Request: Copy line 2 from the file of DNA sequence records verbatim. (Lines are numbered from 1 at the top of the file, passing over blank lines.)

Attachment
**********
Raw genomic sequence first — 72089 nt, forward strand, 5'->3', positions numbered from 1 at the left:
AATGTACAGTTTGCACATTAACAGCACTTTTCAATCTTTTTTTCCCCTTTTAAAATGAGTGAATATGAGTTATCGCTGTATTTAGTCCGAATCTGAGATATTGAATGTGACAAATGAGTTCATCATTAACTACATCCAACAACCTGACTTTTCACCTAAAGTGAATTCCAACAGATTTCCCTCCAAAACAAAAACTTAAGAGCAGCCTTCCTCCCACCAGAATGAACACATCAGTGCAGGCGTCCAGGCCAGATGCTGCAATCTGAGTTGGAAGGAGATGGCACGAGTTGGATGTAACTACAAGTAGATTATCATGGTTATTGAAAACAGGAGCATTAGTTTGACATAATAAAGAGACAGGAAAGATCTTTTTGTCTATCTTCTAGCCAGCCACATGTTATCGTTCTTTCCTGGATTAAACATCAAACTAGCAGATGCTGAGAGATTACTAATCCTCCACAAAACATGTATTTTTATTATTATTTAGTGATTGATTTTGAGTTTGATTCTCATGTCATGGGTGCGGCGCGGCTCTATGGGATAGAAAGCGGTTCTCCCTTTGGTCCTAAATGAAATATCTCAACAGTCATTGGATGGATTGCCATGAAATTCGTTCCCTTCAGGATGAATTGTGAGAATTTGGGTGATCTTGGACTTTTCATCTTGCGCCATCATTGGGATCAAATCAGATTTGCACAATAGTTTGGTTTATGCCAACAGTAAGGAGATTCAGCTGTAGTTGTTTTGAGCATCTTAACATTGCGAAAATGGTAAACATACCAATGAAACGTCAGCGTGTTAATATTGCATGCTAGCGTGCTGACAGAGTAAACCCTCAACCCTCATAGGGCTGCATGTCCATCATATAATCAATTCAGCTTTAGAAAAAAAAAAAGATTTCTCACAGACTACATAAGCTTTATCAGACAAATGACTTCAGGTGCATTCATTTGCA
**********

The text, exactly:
AATGTACAGTTTGCACATTAACAGCACTTTTCAATCTTTTTTTCCCCTTTTAAAATGAGTGAATATGAGTTATCGCTGTATTTAGTCCGAATCTGAGATATTGAATGTGACAAATGAGTTCATCATTAACTACATCCAACAACCTGACTTTTCACCTAAAGTGAATTCCAACAGATTTCCCTCCAAAACAAAAACTTAAGAGCAGCCTTCCTCCCACCAGAATGAACACATCAGTGCAGGCGTCCAGGCCAGATGCTGCAATCTGAGTTGGAAGGAGATGGCACGAGTTGGATGTAACTACAAGTAGATTATCATGGTTATTGAAAACAGGAGCATTAGTTTGACATAATAAAGAGACAGGAAAGATCTTTTTGTCTATCTTCTAGCCAGCCACATGTTATCGTTCTTTCCTGGATTAAACATCAAACTAGCAGATGCTGAGAGATTACTAATCCTCCACAAAACATGTATTTTTATTATTATTTAGTGATTGATTTTGAGTTTGATTCTCATGTCATGGGTGCGGCGCGGCTCTATGGGATAGAAAGCGGTTCTCCCTTTGGTCCTAAATGAAATATCTCAACAGTCATTGGATGGATTGCCATGAAATTCGTTCCCTTCAGGATGAATTGTGAGAATTTGGGTGATCTTGGACTTTTCATCTTGCGCCATCATTGGGATCAAATCAGATTTGCACAATAGTTTGGTTTATGCCAACAGTAAGGAGATTCAGCTGTAGTTGTTTTGAGCATCTTAACATTGCGAAAATGGTAAACATACCAATGAAACGTCAGCGTGTTAATATTGCATGCTAGCGTGCTGACAGAGTAAACCCTCAACCCTCATAGGGCTGCATGTCCATCATATAATCAATTCAGCTTTAGAAAAAAAAAAAGATTTCTCACAGACTACATAAGCTTTATCAGACAAATGACTTCAGGTGCATTCATTTGCA